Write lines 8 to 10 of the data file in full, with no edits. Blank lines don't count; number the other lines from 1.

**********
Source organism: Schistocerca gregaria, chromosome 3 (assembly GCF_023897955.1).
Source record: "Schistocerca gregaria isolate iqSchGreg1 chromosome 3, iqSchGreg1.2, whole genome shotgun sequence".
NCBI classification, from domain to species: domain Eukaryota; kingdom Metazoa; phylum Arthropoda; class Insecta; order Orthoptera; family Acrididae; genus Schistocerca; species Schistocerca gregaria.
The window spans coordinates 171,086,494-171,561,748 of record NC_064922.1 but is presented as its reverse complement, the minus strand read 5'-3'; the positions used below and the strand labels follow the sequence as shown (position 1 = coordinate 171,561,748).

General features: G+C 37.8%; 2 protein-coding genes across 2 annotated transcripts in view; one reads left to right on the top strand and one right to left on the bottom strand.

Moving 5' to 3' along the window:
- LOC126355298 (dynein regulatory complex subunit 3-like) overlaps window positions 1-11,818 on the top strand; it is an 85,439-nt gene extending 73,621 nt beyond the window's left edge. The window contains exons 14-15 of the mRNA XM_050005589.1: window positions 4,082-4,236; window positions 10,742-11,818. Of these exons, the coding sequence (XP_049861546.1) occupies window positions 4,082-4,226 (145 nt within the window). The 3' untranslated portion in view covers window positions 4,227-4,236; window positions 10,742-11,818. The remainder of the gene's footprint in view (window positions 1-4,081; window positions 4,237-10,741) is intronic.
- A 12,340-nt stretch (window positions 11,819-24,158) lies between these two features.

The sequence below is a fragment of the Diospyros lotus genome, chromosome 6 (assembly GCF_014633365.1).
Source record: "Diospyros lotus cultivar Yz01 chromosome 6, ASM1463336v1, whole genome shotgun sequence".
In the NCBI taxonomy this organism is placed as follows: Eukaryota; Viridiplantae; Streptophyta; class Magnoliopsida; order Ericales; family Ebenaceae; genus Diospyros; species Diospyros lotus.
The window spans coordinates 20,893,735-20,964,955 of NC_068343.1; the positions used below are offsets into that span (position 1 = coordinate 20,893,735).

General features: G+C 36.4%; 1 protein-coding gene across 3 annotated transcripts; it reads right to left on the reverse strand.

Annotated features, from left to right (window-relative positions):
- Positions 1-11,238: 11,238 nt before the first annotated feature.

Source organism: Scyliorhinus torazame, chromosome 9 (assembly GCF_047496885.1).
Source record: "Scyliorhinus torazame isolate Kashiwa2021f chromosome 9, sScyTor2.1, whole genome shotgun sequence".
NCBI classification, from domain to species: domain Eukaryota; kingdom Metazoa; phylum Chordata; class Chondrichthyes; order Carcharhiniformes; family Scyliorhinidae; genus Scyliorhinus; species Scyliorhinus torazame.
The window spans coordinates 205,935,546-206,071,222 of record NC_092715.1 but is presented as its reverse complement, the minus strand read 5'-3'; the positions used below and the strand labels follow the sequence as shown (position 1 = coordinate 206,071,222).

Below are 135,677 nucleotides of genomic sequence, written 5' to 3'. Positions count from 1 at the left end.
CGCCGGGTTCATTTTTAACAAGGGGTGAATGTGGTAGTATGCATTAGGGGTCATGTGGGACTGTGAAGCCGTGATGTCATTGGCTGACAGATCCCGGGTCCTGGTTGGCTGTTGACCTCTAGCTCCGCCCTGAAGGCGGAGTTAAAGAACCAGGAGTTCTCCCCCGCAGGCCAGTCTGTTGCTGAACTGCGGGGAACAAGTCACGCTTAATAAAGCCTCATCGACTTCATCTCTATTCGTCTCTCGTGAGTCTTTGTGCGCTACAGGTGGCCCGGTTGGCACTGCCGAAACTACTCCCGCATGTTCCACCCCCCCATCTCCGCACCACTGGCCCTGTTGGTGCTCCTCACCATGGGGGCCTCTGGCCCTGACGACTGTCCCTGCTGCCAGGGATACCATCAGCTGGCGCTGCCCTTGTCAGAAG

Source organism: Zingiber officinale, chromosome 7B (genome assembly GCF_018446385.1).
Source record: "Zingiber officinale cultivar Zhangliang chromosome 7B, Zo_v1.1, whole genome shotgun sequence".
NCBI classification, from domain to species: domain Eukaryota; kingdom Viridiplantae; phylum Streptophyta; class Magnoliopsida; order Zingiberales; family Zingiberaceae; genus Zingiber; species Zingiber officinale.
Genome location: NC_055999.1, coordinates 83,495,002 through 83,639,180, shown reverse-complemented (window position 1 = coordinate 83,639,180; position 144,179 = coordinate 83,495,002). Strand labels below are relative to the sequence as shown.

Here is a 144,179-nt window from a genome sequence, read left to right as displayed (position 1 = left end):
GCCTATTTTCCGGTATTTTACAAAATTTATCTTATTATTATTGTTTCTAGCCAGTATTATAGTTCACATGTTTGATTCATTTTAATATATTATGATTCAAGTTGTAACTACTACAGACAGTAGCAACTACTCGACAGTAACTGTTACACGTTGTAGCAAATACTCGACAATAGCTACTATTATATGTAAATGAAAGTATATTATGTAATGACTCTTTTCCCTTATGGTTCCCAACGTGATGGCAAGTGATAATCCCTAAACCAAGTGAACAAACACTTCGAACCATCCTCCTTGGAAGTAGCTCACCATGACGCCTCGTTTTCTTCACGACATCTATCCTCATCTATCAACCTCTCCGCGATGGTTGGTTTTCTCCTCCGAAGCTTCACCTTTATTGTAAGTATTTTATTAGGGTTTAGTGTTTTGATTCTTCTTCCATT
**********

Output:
- A 12,340-nt stretch (window positions 11,819-24,158) lies between these two features.

The sequence below is a fragment of the Diospyros lotus genome, chromosome 6 (assembly GCF_014633365.1).
Source record: "Diospyros lotus cultivar Yz01 chromosome 6, ASM1463336v1, whole genome shotgun sequence".